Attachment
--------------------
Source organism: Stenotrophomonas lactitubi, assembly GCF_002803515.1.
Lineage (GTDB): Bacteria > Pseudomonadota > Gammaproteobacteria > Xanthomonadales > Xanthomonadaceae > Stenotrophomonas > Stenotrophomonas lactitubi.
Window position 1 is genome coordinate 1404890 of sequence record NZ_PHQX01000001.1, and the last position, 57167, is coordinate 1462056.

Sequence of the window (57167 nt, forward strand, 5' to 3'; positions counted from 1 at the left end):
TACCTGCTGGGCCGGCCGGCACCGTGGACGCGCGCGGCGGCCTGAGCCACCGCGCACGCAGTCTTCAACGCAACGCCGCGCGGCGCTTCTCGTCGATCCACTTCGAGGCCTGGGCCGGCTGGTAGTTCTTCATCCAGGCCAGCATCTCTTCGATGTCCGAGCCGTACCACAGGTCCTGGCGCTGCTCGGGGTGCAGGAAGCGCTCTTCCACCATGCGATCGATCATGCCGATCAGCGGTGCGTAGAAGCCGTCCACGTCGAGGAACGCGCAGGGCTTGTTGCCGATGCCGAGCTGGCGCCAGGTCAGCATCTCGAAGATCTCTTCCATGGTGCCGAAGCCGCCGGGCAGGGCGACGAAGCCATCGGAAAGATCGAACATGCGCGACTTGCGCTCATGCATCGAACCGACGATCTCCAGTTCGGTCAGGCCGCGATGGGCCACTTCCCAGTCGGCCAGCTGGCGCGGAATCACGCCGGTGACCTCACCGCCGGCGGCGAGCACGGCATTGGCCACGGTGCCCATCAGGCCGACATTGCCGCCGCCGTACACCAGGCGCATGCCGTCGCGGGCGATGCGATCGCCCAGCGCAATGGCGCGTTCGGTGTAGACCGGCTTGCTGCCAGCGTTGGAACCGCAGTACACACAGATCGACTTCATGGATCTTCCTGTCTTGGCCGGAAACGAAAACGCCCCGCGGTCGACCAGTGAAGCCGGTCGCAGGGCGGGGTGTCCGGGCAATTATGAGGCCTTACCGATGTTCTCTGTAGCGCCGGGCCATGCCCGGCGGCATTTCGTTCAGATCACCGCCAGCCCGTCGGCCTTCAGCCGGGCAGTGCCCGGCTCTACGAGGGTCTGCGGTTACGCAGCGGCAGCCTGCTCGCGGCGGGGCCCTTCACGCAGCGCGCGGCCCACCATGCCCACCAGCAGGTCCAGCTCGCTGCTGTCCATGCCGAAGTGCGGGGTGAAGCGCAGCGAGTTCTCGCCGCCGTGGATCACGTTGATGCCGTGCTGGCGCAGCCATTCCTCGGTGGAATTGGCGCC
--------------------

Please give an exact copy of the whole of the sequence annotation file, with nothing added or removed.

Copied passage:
Source organism: Stenotrophomonas lactitubi, assembly GCF_002803515.1.
Lineage (GTDB): Bacteria > Pseudomonadota > Gammaproteobacteria > Xanthomonadales > Xanthomonadaceae > Stenotrophomonas > Stenotrophomonas lactitubi.
Window position 1 is genome coordinate 1404890 of sequence record NZ_PHQX01000001.1, and the last position, 57167, is coordinate 1462056.

Sequence of the window (57167 nt, forward strand, 5' to 3'; positions counted from 1 at the left end):
TACCTGCTGGGCCGGCCGGCACCGTGGACGCGCGCGGCGGCCTGAGCCACCGCGCACGCAGTCTTCAACGCAACGCCGCGCGGCGCTTCTCGTCGATCCACTTCGAGGCCTGGGCCGGCTGGTAGTTCTTCATCCAGGCCAGCATCTCTTCGATGTCCGAGCCGTACCACAGGTCCTGGCGCTGCTCGGGGTGCAGGAAGCGCTCTTCCACCATGCGATCGATCATGCCGATCAGCGGTGCGTAGAAGCCGTCCACGTCGAGGAACGCGCAGGGCTTGTTGCCGATGCCGAGCTGGCGCCAGGTCAGCATCTCGAAGATCTCTTCCATGGTGCCGAAGCCGCCGGGCAGGGCGACGAAGCCATCGGAAAGATCGAACATGCGCGACTTGCGCTCATGCATCGAACCGACGATCTCCAGTTCGGTCAGGCCGCGATGGGCCACTTCCCAGTCGGCCAGCTGGCGCGGAATCACGCCGGTGACCTCACCGCCGGCGGCGAGCACGGCATTGGCCACGGTGCCCATCAGGCCGACATTGCCGCCGCCGTACACCAGGCGCATGCCGTCGCGGGCGATGCGATCGCCCAGCGCAATGGCGCGTTCGGTGTAGACCGGCTTGCTGCCAGCGTTGGAACCGCAGTACACACAGATCGACTTCATGGATCTTCCTGTCTTGGCCGGAAACGAAAACGCCCCGCGGTCGACCAGTGAAGCCGGTCGCAGGGCGGGGTGTCCGGGCAATTATGAGGCCTTACCGATGTTCTCTGTAGCGCCGGGCCATGCCCGGCGGCATTTCGTTCAGATCACCGCCAGCCCGTCGGCCTTCAGCCGGGCAGTGCCCGGCTCTACGAGGGTCTGCGGTTACGCAGCGGCAGCCTGCTCGCGGCGGGGCCCTTCACGCAGCGCGCGGCCCACCATGCCCACCAGCAGGTCCAGCTCGCTGCTGTCCATGCCGAAGTGCGGGGTGAAGCGCAGCGAGTTCTCGCCGCCGTGGATCACGTTGATGCCGTGCTGGCGCAGCCATTCCTCGGTGGAATTGGCGCC